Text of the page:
Visualizing Canada's Energy Systems
Unlike the USA, Canada does not have an Energy Information Administration. While valuable data is provided by government sources such as Statistics Canada, National Energy Board, Natural Resources Canada and Environment Canada, the information is often incomplete and disconnected.
To fulfill this need, CESARNET.ca has been working with whatIf? Technologies Inc, an Ottawa-based computer modelling company to integrate all these data sources into a version (V7) of their Canadian Energy Systems Simulator (CanESS) model. The model outputs the stocks and flows of energy and carbon associated with fuel and electricity production and use in Canada and its provinces. Of course, the flows of carbon are critical in determining the greenhouse gas emissions associated with Canada’s energy systems.
In this portal, we are pleased to provide access to many years of highly integrated data on the energy systems of Canada and its provinces. We have used Google Public Data Explorer and D3’s Sankey plugin to provide these visualizations.
CanESS draws on the historical data to calibrate a powerful technology- and behaviour-rich energy systems model depicting the stocks and flows of energy and carbon in Canada. CESAR is currently using the CanESS model and other tools to envisage, characterize and quantify future flows of energy and carbon associated with fuel and electricity production and use.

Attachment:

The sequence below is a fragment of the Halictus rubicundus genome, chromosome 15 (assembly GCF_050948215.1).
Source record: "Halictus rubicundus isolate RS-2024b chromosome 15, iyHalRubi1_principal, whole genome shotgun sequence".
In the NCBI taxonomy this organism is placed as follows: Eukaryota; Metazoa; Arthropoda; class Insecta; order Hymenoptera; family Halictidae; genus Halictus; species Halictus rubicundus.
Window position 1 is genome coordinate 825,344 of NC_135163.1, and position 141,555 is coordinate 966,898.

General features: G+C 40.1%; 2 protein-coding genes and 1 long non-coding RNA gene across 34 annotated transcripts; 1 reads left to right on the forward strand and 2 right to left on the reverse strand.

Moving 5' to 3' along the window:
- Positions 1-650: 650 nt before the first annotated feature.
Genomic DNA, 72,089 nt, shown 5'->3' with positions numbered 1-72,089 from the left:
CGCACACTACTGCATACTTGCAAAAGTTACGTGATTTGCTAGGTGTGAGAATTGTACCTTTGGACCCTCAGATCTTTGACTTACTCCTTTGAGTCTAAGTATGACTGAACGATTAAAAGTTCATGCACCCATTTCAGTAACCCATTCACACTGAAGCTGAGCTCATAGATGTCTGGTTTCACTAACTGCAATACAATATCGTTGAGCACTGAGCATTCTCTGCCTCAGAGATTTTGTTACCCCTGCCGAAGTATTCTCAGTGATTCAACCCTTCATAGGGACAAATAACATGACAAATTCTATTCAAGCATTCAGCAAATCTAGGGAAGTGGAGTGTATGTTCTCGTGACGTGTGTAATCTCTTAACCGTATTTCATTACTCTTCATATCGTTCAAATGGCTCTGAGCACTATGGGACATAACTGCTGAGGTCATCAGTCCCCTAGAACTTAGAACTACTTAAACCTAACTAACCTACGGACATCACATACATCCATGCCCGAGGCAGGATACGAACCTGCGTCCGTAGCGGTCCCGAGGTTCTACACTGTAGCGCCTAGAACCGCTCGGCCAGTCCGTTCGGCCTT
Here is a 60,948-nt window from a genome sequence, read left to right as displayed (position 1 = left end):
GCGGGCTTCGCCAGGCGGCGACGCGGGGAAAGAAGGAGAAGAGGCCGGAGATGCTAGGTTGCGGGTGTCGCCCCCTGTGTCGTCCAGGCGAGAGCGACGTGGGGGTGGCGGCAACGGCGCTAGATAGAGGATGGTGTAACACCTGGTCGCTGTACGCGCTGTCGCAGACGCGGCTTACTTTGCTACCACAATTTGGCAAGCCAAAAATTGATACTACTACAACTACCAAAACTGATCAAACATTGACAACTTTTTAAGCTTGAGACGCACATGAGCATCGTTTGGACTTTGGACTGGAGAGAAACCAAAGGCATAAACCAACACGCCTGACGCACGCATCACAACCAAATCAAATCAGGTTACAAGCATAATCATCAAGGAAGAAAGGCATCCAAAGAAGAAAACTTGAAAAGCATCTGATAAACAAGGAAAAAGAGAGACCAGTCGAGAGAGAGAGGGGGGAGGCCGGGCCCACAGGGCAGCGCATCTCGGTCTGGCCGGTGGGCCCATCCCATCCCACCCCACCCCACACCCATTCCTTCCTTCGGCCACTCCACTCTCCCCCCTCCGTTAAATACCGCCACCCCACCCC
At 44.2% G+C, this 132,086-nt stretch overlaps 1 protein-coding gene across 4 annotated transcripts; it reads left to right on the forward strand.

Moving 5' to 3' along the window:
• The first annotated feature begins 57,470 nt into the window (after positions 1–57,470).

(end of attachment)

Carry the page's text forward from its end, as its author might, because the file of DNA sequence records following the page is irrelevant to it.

It is our hope that these visualizations will improve understanding and elevate the conversation around the energy systems and energy systems change in Canada.
This visualization gives access to thousands of Sankey diagrams depicting the flows of energy or carbon, by province or nationally, associated with fuel and electricity production and use from 1990 to 2013.
Plot provincial or national primary energy use and associated greenhouse gas emissions for end-use sectors from 1978 to 2013, as total, per capita or per GDP.
Compare energy use vs greenhouse gas emissions by end-use sector in Canada and in each of its provinces, from 1978 to 2013.